DBSA Board Member

Steve Harris

Donors

Kelly Michalek
Ryann Whalen
Matthew Yeterian
Eddie and Donna Collins and Family

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As I reflect on my life, I feel extremely lucky. I have a loving family, loyal friends, and a successful law practice. I was honored to serve for eight years as the Mayor of Deerfield, Illinois, a suburban community of 18,000 residents. All of these blessings remind me that my path hasn’t always been an easy one.

Thirty years ago, as a young husband to Jani and new dad to our three sons, Ross, Marc, and Alec, I was stopped in my tracks. Suddenly, I wasn’t the fun and energetic dad I used to be. I lost interest in get-togethers with neighbors, friends, and colleagues. Concentrating at work and home became difficult, and I became distant from my loved ones. I was sidelined from my own life.

I was diagnosed with Bipolar II Disorder, a treatable mental health condition marked by extreme changes in mood, thought, energy, and behavior. I don’t recall experiencing the “high” or mania of the disorder, just the “low,” and it was at times, very low. Thankfully, I was diagnosed early.

Mood disorders run in my family. Recognizing this, I was quick to seek help. Perhaps even more fortunate is that my first clinical experience was positive. After three decades, I continue to work with the same physician, Dr. Bill Gilmer. My treatment, a combination of medication and psychotherapy, works for me. I’m also physically active–swimming, jogging, and weightlifting–which I’m sure supports my wellness. My diagnosis hasn’t limited me professionally or personally. In fact, the treatment I receive has given me profound insight into my relationships.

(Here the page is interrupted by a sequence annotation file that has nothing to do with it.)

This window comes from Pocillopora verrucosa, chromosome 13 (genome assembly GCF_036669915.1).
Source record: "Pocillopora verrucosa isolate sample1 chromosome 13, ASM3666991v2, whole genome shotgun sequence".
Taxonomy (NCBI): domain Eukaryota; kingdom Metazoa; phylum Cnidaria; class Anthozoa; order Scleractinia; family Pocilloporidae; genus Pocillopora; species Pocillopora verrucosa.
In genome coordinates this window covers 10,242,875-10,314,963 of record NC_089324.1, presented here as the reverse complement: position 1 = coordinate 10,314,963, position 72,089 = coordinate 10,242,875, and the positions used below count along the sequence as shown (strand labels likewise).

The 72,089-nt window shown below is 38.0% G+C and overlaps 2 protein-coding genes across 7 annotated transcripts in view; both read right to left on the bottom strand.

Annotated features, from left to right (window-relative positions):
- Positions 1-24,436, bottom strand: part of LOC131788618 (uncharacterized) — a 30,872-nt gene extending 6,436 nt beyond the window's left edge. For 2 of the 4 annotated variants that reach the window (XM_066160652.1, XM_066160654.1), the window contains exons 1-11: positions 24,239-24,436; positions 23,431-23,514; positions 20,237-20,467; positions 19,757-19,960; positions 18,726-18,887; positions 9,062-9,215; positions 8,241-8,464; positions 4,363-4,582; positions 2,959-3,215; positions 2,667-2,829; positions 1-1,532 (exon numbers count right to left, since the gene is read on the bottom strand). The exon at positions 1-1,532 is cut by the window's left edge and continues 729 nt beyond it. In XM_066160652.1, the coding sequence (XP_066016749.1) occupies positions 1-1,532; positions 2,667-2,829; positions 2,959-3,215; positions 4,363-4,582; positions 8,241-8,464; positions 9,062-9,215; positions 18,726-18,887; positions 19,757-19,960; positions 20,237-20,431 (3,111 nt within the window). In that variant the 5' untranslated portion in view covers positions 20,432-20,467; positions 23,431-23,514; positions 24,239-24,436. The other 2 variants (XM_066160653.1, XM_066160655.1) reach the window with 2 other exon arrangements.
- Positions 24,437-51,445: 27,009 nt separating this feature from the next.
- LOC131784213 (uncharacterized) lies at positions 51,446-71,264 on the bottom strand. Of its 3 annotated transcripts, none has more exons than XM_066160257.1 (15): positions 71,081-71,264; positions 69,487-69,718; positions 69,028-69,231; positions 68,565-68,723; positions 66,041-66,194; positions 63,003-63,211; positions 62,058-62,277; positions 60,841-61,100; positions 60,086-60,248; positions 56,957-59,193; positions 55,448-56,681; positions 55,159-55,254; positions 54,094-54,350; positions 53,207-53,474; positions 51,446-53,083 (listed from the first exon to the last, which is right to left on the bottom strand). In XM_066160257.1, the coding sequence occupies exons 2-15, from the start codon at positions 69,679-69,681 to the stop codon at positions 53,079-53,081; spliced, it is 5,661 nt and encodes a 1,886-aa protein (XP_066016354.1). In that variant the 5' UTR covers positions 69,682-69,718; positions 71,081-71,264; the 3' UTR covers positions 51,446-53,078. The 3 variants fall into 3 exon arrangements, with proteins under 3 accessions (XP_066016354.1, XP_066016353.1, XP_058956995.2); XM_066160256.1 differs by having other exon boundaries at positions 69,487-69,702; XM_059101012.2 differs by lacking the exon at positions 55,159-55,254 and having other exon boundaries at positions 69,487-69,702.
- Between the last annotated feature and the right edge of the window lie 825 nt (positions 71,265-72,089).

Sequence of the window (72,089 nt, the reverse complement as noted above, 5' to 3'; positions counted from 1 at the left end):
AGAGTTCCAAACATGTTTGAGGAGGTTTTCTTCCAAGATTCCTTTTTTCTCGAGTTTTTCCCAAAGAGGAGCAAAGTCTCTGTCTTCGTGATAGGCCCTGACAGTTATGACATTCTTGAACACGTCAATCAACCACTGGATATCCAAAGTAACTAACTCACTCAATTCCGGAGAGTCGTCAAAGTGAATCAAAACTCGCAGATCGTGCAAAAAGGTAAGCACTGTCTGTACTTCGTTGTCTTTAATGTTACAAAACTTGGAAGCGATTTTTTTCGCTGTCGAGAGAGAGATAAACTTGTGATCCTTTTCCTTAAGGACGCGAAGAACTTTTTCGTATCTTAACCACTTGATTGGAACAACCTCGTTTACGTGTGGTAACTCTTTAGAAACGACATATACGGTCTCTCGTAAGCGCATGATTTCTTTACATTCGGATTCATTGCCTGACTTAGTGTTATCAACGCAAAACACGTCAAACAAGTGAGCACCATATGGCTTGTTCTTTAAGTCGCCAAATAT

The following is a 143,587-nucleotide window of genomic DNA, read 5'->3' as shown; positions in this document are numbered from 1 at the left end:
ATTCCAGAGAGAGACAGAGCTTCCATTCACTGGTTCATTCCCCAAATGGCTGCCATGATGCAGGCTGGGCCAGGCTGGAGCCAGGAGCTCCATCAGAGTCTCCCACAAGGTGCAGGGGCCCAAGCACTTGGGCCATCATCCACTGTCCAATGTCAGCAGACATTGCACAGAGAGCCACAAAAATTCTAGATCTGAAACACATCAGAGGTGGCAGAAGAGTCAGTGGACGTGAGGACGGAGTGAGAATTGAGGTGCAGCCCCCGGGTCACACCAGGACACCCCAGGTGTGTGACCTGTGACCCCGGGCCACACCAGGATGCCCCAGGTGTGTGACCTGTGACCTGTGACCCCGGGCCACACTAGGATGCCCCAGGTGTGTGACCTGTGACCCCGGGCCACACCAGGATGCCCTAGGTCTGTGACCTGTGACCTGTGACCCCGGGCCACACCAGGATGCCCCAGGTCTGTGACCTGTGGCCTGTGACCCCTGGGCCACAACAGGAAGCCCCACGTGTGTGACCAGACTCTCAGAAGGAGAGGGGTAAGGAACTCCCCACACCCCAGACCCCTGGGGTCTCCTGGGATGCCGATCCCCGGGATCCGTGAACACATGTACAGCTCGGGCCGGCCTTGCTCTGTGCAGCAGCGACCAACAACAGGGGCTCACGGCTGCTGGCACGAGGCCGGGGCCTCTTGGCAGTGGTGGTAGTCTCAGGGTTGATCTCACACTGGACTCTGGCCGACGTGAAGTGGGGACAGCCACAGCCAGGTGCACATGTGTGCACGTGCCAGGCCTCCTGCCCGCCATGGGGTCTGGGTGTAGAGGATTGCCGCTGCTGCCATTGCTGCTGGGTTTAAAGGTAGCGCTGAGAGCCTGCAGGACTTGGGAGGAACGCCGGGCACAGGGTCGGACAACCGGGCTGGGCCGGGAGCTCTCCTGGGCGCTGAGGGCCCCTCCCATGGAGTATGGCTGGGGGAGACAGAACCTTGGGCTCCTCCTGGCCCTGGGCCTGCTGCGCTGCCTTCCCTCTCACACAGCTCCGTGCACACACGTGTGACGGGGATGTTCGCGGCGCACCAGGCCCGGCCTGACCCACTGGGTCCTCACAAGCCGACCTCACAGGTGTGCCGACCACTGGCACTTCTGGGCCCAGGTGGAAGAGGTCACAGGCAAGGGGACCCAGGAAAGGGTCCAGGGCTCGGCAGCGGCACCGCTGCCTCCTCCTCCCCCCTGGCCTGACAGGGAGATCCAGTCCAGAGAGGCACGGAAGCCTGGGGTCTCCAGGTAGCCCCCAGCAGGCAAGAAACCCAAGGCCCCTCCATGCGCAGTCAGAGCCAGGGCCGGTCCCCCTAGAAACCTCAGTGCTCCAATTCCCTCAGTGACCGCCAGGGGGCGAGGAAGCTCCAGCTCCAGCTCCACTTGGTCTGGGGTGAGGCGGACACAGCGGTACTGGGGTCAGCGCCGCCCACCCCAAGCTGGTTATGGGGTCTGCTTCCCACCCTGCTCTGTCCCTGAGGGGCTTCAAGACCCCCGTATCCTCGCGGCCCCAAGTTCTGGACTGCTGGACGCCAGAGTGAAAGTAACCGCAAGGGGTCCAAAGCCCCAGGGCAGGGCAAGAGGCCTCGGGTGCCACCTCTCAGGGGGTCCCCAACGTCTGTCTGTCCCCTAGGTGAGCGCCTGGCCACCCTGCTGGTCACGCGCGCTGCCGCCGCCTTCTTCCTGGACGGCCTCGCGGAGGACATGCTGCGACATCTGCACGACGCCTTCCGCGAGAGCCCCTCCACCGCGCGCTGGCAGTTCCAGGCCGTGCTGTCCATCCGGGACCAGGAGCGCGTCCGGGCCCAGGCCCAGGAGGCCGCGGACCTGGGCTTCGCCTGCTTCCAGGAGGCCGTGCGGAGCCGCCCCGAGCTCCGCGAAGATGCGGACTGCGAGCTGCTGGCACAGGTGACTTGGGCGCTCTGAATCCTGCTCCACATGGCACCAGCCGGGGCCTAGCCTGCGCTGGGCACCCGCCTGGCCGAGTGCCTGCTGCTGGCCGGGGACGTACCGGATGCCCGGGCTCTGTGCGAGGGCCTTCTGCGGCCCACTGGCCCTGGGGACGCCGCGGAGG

Until now, I have been reluctant to share my experience with family, friends, and clients for fear of the stigma associated with mental health conditions. I know this diagnosis is not a character flaw or a sign of personal weakness, but do others?

Through my involvement with the Depression and Bipolar Support Alliance, I feel I’m in a safe environment to now share my journey. Disclosing that I live with Bipolar allows me to share my experiences with others and to encourage people living in silence to seek help, because it’s there and it helps.

I have been fortunate. I haven’t experienced any form of discrimination as a result of my condition; perhaps because I found my balance early on. Sadly, I know others are not so lucky. My future plans include focusing my attention to combating discrimination against mental illness and paying forward the help that has been offered to me. I hope you decide to support me in this choice by supporting DBSA.

 

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